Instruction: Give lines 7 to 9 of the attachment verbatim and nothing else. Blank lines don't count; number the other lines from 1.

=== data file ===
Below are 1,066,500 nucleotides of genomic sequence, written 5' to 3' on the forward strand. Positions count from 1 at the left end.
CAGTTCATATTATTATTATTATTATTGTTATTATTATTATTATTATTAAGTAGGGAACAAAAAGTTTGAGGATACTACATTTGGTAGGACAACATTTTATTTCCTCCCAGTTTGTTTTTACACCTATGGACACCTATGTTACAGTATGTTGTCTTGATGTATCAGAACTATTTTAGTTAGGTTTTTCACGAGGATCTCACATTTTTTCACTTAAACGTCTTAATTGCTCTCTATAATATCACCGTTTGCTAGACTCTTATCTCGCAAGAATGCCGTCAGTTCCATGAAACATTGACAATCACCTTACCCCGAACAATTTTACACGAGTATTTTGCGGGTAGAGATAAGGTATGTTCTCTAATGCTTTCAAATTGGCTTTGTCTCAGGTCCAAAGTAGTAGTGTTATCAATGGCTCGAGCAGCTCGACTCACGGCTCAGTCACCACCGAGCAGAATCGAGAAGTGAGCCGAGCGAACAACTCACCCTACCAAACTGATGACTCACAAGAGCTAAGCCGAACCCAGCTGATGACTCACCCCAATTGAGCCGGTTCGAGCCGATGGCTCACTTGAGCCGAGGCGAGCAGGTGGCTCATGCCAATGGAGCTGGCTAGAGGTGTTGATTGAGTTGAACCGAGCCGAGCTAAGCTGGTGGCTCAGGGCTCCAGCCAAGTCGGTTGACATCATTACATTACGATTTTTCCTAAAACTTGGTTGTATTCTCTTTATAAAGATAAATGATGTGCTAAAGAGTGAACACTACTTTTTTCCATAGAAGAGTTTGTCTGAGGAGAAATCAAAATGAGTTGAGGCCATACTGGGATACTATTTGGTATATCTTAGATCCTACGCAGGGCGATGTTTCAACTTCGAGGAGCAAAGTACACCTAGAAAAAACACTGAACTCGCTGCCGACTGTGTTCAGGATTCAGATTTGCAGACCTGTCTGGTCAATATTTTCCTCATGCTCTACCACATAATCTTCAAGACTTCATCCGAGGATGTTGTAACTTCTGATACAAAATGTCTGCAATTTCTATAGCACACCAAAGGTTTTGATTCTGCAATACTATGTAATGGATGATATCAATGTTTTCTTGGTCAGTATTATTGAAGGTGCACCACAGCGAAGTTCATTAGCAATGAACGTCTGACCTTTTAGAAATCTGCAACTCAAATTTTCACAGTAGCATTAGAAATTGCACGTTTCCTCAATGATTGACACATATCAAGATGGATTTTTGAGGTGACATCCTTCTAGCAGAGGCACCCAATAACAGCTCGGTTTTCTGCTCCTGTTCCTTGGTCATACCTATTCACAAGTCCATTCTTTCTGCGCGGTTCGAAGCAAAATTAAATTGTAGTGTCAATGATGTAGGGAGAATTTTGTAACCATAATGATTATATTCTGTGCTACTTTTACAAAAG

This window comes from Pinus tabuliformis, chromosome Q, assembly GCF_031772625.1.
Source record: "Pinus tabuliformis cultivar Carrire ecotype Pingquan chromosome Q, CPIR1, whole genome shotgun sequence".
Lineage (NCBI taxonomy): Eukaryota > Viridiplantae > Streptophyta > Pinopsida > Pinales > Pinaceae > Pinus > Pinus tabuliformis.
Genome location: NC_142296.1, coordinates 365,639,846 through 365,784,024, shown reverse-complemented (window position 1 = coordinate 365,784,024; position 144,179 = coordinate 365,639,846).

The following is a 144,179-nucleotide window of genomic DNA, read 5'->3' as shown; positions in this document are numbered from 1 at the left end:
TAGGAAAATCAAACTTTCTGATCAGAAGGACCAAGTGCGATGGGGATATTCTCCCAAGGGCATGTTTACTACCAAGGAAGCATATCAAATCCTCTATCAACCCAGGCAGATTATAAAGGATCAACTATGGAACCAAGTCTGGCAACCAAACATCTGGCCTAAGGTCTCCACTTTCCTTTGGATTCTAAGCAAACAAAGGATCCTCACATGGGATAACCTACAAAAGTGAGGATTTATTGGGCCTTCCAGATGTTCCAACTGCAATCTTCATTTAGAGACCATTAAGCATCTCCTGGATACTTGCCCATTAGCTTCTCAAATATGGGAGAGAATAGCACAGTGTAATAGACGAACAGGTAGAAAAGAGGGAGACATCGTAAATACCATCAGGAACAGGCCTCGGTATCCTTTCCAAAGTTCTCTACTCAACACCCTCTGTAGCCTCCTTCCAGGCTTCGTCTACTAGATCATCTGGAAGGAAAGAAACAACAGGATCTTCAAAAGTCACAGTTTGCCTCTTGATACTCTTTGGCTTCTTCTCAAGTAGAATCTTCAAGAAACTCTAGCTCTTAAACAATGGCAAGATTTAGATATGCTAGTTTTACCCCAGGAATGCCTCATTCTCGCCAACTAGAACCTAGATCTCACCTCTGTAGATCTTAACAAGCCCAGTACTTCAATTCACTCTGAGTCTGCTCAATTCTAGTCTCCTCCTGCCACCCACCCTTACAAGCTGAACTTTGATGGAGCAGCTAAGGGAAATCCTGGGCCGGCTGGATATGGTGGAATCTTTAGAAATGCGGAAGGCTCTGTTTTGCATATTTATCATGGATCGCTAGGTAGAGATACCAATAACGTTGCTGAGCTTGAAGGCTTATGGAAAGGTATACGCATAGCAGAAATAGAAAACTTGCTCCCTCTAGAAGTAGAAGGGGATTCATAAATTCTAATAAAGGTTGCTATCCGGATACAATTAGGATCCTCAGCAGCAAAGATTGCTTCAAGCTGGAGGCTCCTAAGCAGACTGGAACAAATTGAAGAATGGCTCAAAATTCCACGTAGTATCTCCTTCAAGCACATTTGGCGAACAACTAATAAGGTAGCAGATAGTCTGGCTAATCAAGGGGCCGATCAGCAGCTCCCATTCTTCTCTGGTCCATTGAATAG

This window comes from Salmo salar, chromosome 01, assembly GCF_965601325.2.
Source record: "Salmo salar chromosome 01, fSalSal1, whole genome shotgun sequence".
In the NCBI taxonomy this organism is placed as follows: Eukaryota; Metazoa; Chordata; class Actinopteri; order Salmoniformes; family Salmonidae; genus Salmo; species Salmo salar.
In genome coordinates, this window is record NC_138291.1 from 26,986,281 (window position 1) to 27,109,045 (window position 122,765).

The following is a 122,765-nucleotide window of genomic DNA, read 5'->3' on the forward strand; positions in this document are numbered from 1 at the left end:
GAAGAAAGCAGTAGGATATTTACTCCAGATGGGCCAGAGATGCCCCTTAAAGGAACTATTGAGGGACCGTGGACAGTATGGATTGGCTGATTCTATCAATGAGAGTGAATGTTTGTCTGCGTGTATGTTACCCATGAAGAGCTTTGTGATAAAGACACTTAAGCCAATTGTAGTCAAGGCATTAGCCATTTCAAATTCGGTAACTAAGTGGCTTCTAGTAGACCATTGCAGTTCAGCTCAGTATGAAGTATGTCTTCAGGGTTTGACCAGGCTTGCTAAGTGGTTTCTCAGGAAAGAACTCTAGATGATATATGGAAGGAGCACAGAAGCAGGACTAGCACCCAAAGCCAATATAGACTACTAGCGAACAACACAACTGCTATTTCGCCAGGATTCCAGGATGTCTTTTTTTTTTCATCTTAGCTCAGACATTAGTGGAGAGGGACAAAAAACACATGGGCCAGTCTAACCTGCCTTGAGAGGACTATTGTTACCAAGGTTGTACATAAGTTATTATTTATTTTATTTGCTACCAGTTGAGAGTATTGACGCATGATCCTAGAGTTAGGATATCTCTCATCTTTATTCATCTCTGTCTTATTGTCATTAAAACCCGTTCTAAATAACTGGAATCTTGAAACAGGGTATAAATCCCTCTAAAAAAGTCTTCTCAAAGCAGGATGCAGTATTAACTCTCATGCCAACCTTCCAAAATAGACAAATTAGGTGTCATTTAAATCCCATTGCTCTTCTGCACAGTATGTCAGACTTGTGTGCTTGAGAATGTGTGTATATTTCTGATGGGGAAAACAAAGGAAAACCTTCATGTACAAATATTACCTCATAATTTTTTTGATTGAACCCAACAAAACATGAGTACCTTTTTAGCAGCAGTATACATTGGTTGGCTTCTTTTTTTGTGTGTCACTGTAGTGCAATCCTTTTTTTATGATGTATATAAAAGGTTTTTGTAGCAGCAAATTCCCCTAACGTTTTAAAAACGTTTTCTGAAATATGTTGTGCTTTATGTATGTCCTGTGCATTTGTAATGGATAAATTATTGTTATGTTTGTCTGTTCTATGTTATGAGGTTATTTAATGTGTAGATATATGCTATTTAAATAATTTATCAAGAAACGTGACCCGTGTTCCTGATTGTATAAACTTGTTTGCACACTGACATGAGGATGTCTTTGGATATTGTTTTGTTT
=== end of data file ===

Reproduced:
The following is a 144,179-nucleotide window of genomic DNA, read 5'->3' as shown; positions in this document are numbered from 1 at the left end:
TAGGAAAATCAAACTTTCTGATCAGAAGGACCAAGTGCGATGGGGATATTCTCCCAAGGGCATGTTTACTACCAAGGAAGCATATCAAATCCTCTATCAACCCAGGCAGATTATAAAGGATCAACTATGGAACCAAGTCTGGCAACCAAACATCTGGCCTAAGGTCTCCACTTTCCTTTGGATTCTAAGCAAACAAAGGATCCTCACATGGGATAACCTACAAAAGTGAGGATTTATTGGGCCTTCCAGATGTTCCAACTGCAATCTTCATTTAGAGACCATTAAGCATCTCCTGGATACTTGCCCATTAGCTTCTCAAATATGGGAGAGAATAGCACAGTGTAATAGACGAACAGGTAGAAAAGAGGGAGACATCGTAAATACCATCAGGAACAGGCCTCGGTATCCTTTCCAAAGTTCTCTACTCAACACCCTCTGTAGCCTCCTTCCAGGCTTCGTCTACTAGATCATCTGGAAGGAAAGAAACAACAGGATCTTCAAAAGTCACAGTTTGCCTCTTGATACTCTTTGGCTTCTTCTCAAGTAGAATCTTCAAGAAACTCTAGCTCTTAAACAATGGCAAGATTTAGATATGCTAGTTTTACCCCAGGAATGCCTCATTCTCGCCAACTAGAACCTAGATCTCACCTCTGTAGATCTTAACAAGCCCAGTACTTCAATTCACTCTGAGTCTGCTCAATTCTAGTCTCCTCCTGCCACCCACCCTTACAAGCTGAACTTTGATGGAGCAGCTAAGGGAAATCCTGGGCCGGCTGGATATGGTGGAATCTTTAGAAATGCGGAAGGCTCTGTTTTGCATATTTATCATGGATCGCTAGGTAGAGATACCAATAACGTTGCTGAGCTTGAAGGCTTATGGAAAGGTATACGCATAGCAGAAATAGAAAACTTGCTCCCTCTAGAAGTAGAAGGGGATTCATAAATTCTAATAAAGGTTGCTATCCGGATACAATTAGGATCCTCAGCAGCAAAGATTGCTTCAAGCTGGAGGCTCCTAAGCAGACTGGAACAAATTGAAGAATGGCTCAAAATTCCACGTAGTATCTCCTTCAAGCACATTTGGCGAACAACTAATAAGGTAGCAGATAGTCTGGCTAATCAAGGGGCCGATCAGCAGCTCCCATTCTTCTCTGGTCCATTGAATAG

This window comes from Salmo salar, chromosome 01, assembly GCF_965601325.2.